Even though addiction to Oxycodone normally happens over a period of time, some people are especially sensitive to its pain relieving and euphoria inducing qualities. As a result, they can become addicted much more easily. Oxycodone is a very effective pain reliever, for those who truly need the benefits of this drug. Patients suffering from extreme and constant pain, like that experienced by cancer patients who are in the late stages of the disease, can benefit greatly from a drug like Oxycodone.
Oxycodone works by blocking pain sensors in the brain. The result is normally longer lasting than the results experienced with traditional pain relievers. If a person begins using Oxycodone when they don’t need it, effects produced include a type of euphoria like that experienced when using heroin. Users can become relaxed, less depressed and drowsy. They can also feel strong, overwhelming cravings for more of the drug.
An addiction to this medication can come on so slowly, a person may not even realize they are becoming addicted. When one is in severe, chronic pain and seeks a physician’s help for the pain, the physician may decide that a course of Oxycodone is the best answer. A person can begin taking this drug exactly the way it was prescribed. The problem is that a tolerance builds up over time in the body to this drug.
A person may feel that Oxycodone is no longer providing good pain relief and may increase the dosage without consulting their doctor. They might also use the drug when they no longer need it. This can lead to shopping around for another doctor who will prescribe more of the drug, and an insidious, slowly developing addiction can begin. Soon, a person might find that all they can think about is where to get their next dose of Oxycodone. This is when the pattern of addiction has begun.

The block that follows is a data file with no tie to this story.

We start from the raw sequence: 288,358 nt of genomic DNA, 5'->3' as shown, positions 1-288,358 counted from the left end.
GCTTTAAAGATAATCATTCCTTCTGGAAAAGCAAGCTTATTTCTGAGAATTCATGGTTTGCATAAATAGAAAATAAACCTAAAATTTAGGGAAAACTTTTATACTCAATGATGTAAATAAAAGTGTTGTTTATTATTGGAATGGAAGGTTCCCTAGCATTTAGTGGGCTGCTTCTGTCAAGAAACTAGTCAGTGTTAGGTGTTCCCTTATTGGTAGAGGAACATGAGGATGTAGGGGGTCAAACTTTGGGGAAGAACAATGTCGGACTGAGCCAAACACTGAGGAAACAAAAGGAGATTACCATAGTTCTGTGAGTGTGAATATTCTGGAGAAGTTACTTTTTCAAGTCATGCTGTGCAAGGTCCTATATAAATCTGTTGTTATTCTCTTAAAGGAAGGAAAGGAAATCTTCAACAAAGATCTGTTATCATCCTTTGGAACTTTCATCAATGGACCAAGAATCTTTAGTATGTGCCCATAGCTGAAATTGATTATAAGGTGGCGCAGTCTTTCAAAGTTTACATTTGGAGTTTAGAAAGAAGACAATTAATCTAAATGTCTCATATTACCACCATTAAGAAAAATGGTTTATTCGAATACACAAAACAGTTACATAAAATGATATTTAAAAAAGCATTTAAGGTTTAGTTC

A person can eventually build up such a resistance to the narcotic opiate that they must keep increasing dosages to get the same level of desired effects. These are some of the symptoms one experiences when they are becoming addicted to opiates like Oxycodone.
Some of the addiction symptoms can be mistaken for flu-like symptoms, especially when nausea, vomiting and headache and excessive thirst are experienced. When they happen along with a person’s use of Oxycodone, however, they are signs of abuse of this drug.
Oxycodone is a type of partially synthetic opiate drug that is normally prescribed by a qualified physician for pain relief. As with any type of opiate, addiction is a very real risk. The addiction to Oxycodone is like that of heroin addiction.
The usual brands and most common formulas of Oxycodone are:
One drug manufacturer, Purdue Pharma, restructured their formula of OxyContin so the tablets could no longer be crushed or broken. Tablets were meant to be long-lasting so the medication is released over time. However, those addicted to the drug found ways to experience faster results by crushing or breaking the tablets.
Users would then either swallow or snort the powder, or liquefy it and inject it for a faster, more dynamic reaction. Since the formula was changed by Purdue Pharma, the hope was that rates of addiction would go down. Although, those who really wanted to use more of it would usually resort to swallowing more of the drug.
According to the medical journal, The Lancet, out of about 78,000 deaths that happened in 2010 due to illegal drug use, over 50 percent of those were from prescription painkiller addictions. The pain relievers involved included Vicodin and OxyContin. The countries that have been hit hardest by addiction problems to opiate pain relievers include Russia, the United States, Britain, and Australia.
In the United States alone it has been estimated that over 13 million people have either abused Oxycodone or have used it in recreational ways, instead of for legitimate medical purposes. These estimates were made by the United States Department of Justice. The Justice Department also found that children as young as age 12 were being exposed to, or experimenting with drugs, including prescription opiate painkillers.
Some of the most common personality changes from using or abusing drugs include changes in moral values, aggressive or abusive behavior, and psychotic behavior. A person addicted to a substance like Oxycodone has experienced changes to the chemical makeup of their brain. Things they otherwise would never do become a very real option when faced with the dilemma of getting more of the drugs they need in order to avoid withdrawal symptoms. This desire for more drugs becomes all encompassing.